KUALA LUMPUR (April 5): Besides shopping malls, eateries and offices, the Government should consider an awareness campaign to prevent smoking in private vehicles, Malaysian Medical Association (MMA) president Dr Mohamed Namazie Ibrahim said in a statement.
He said people travelling together can be directly exposed to second-hand smoke (SHS) if a person lights up in the car, adding that countries like Australia, Canada and France have introduced smoking bans where a person can be fined for smoking in the presence of a minor or expectant mum.
“This may require the involvement of other Ministries, but we feel this is an important area to be addressed,” he said.
On April 1, Health Minister Datuk Seri Dr Dzulkefly Ahmad said he is committed to enacting a stand-alone Tobacco Control Act that would designate all public places as non-smoking areas, with few spots for smoking.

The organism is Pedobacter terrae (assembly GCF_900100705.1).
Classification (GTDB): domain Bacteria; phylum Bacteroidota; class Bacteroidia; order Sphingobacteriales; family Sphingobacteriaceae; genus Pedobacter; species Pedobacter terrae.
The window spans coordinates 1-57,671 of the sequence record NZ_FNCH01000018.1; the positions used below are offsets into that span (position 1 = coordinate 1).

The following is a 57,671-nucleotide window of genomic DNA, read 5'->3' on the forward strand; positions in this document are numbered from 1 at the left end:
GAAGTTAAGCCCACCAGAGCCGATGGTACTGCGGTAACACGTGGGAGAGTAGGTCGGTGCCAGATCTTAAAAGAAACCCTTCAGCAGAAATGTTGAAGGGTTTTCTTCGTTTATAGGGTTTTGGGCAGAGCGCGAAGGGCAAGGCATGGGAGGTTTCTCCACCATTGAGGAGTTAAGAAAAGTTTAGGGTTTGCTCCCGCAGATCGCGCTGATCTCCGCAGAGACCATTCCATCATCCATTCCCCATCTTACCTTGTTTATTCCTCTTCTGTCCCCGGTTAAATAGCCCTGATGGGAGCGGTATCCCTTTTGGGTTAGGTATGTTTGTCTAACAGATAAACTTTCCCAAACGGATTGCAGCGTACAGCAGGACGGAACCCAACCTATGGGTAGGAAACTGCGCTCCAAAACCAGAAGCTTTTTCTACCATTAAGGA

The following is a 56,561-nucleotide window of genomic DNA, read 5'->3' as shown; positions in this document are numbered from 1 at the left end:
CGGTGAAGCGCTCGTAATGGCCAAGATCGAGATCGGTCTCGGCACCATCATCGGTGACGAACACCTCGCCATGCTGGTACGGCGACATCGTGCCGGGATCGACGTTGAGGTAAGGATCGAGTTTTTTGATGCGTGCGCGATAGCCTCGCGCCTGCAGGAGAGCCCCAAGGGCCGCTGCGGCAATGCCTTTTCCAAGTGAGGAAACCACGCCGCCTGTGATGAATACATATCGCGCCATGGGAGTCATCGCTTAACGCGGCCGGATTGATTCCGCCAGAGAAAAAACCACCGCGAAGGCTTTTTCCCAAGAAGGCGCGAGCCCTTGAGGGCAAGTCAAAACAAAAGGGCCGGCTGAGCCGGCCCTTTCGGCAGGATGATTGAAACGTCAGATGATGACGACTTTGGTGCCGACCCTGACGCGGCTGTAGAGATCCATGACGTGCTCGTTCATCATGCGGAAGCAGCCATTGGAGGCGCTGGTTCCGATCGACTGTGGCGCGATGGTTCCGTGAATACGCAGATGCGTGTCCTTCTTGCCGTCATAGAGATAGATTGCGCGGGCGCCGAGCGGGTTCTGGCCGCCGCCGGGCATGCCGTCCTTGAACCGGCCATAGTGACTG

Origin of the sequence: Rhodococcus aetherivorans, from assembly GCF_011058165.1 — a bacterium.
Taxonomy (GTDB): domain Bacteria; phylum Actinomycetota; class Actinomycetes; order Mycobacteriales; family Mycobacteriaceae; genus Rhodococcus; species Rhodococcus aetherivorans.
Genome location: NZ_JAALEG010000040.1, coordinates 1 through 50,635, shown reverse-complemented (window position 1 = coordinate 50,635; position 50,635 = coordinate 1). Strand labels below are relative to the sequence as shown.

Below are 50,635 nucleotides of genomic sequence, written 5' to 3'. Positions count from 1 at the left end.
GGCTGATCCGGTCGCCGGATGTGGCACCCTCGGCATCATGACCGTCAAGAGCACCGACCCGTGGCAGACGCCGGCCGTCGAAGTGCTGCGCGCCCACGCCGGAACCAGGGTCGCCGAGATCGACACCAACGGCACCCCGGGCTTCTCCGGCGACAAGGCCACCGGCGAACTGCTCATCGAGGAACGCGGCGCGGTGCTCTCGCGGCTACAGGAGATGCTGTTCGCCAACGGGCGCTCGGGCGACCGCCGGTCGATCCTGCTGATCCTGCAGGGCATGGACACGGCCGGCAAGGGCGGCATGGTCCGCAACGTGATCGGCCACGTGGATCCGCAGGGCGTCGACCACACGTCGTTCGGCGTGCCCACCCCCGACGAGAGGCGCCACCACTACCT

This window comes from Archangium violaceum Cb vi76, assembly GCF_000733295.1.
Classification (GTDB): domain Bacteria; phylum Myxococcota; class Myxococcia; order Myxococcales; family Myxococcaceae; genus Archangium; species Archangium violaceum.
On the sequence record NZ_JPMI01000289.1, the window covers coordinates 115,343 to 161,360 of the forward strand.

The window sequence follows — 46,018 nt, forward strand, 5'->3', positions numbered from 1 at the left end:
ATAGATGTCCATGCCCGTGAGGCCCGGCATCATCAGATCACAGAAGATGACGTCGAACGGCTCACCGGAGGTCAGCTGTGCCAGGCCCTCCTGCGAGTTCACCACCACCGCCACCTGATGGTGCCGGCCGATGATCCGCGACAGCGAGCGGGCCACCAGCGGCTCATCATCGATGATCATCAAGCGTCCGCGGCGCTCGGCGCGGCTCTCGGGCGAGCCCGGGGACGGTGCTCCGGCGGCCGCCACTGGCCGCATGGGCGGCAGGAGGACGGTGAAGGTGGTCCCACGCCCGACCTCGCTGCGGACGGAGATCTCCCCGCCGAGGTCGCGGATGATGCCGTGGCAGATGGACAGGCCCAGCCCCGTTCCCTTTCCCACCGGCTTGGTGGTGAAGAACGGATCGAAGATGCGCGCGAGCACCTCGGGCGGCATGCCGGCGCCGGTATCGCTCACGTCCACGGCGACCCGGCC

It was not his Ministry's intention to outlaw smoking, he said, but the action would ensure the public, particularly woman and children, don’t fall victim to SHS.
He acknowledged that change won’t come easy, but the Ministry is confident its plan will be successful.
Dr Mohamed Namazie said the MMA will continue to support the Malaysian Government’s campaign for smoke-free spaces and reducing exposure to SHS.
He said over 1.4 billion people — or 20 percent — of the world's population are enjoying protection under comprehensive smoke-free laws, therefore this is a step in the right direction for Malaysia.
“We are confident also that in the long run, these measures will significantly help reduce the nation’s expenditure on healthcare costs,” he said.